Located on the opposite side of the flange 40 from the shroud 38, is an elongated rail portion 48. Rail portion 48 includes two trifurcated terminals 50 a, 50 b which project upwardly from the rail portion 48. The trifurcated terminals 50 a, 50 b are positioned on the rail 48 to be aligned with terminal blades 52 a, 52 b of a DC motor 54. Each respective trifurcated terminal 50 a, 50 b is an extension of connector pins 46 a, 46 b so that when a male controller or power supply is inserted into the interior 56 of the shroud 38, electrical connection is made with the terminals 50 a, 50 b through the connector pins 46 a, 46 b for control or energization of the motor 54 and its output shaft 58.
Secured on the output shaft 58 is a worm gear 60 for interconnection with a gear assembly. The gear assembly rotates a shaft projecting through an opening 62 in lower housing section 34 to drive a HVAC system component.
In the manufacture of the modular connector of the present invention, as shown in FIGS. 5 through 7, initially, two conductive metal stampings 62 a, 62 b are interconnected by an elongated bridge member 64. Each stamping includes a connector pin 46 a, 46 b and a trifurcated terminal 50 a, 50 b, respectively. Optionally located between the two bridge stampings is a capacitor 66 having wire portions 68 a, 68 b interengaged with the stampings 62 a, 62 b. The capacitor 66 helps reduce EMI.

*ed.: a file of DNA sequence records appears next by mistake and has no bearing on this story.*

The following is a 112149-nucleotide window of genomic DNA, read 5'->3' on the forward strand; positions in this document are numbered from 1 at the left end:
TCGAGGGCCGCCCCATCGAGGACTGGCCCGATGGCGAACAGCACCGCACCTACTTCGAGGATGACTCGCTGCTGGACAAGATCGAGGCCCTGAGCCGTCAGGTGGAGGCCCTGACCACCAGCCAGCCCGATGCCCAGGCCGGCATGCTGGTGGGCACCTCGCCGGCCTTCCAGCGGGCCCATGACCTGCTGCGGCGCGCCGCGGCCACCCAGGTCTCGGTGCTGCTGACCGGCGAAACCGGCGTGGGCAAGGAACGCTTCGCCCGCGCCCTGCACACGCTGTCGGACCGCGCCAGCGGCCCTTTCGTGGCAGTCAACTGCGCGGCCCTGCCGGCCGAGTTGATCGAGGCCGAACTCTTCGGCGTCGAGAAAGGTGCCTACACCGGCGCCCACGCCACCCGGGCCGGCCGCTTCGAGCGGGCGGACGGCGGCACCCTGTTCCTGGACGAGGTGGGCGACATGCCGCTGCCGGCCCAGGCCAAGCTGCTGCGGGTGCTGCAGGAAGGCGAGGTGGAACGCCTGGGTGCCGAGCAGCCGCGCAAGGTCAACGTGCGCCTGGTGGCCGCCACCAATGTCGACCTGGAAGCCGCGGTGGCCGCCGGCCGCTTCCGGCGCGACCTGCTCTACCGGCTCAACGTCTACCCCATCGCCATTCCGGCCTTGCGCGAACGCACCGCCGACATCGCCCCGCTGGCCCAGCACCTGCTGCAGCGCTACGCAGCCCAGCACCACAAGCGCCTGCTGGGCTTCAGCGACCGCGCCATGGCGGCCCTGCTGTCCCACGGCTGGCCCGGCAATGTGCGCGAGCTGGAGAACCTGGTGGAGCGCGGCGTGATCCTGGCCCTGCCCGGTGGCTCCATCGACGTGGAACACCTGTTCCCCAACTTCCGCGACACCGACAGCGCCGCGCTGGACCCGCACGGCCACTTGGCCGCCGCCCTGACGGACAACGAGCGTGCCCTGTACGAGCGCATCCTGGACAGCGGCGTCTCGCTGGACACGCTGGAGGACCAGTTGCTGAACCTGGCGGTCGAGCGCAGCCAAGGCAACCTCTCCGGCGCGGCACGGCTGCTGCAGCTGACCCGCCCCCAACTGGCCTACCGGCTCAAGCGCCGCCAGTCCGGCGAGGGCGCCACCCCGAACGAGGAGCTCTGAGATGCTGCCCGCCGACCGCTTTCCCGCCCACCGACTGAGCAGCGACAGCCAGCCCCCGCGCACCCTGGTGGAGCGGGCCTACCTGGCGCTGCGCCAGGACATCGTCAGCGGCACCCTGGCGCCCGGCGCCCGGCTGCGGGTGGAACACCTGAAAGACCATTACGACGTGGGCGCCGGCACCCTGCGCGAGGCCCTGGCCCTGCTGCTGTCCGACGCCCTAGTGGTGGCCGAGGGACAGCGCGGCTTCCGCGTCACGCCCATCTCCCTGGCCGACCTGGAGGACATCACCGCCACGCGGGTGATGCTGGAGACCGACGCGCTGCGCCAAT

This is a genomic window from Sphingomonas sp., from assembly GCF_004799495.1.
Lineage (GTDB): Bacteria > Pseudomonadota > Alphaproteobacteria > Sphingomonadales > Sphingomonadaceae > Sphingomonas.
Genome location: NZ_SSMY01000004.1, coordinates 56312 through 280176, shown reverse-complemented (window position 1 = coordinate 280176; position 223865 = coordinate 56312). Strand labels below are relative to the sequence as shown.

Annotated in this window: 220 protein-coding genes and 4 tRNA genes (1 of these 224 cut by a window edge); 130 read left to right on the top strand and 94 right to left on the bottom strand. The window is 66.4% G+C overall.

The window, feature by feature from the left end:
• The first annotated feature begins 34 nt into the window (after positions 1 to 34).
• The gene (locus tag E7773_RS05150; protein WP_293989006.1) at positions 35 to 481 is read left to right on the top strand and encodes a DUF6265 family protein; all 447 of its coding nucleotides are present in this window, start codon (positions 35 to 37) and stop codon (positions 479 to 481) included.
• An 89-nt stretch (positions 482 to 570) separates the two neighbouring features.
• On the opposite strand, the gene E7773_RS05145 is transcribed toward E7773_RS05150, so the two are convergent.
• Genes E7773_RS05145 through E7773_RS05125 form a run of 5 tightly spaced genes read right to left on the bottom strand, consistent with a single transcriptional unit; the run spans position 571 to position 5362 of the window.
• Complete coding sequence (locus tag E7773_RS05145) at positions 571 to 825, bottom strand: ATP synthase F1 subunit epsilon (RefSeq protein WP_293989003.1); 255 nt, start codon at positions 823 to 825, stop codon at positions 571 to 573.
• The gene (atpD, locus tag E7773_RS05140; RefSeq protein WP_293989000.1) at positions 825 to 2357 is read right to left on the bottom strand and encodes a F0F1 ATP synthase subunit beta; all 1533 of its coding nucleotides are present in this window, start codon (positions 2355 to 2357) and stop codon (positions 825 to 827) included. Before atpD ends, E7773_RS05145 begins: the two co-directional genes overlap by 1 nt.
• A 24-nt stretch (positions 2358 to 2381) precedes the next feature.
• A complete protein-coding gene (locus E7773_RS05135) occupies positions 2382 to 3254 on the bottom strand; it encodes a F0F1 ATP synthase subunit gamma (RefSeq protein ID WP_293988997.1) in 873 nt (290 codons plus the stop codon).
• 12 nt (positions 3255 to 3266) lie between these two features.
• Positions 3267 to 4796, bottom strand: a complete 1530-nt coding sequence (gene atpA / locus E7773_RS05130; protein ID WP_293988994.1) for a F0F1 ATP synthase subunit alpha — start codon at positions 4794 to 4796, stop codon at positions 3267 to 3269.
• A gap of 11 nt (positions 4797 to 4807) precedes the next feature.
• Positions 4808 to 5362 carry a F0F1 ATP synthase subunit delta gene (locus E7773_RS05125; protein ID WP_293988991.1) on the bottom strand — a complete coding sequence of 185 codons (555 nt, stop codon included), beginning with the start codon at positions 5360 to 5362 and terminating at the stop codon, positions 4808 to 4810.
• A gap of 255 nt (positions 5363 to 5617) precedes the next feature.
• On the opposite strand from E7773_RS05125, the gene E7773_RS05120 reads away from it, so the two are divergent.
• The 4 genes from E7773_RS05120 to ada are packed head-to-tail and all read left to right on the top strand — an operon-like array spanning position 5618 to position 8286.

Bridge member 64 is used to hold the two stampings 62 a, 62 b in a mold where portions of the stampings are molded in a non-conductive material, such as plastic, as shown in FIG. 6. The molded connector includes connector shroud 38, flange 40 and elongated rail portion 48.
After molding, the bridge member 64 is severed from the modular connector 36 by cutting two leg portions 70 a, 70 b. The finished modular connector 36 is then ready to be inserted between two housing sections of an actuator.
According to the interface provided by a customer to connect a controller or power supply to the modular connector, the shroud portion 38 may be molded in a different configuration from that shown in the drawings. The flange 40 and elongated rail portion 48 remain in the same configuration so as to cooperate with the positioning of the motor 54 and the grooves 42, 44 in the respective housing sections. The shroud may be changed so that, for example, as shown in FIGS. 3 and 4, a downwardly projecting element 60 extends from an upper surface 62 of the interior of the shroud 38. This projection is provided to cooperate with a specialized shape of a customer controller or power source.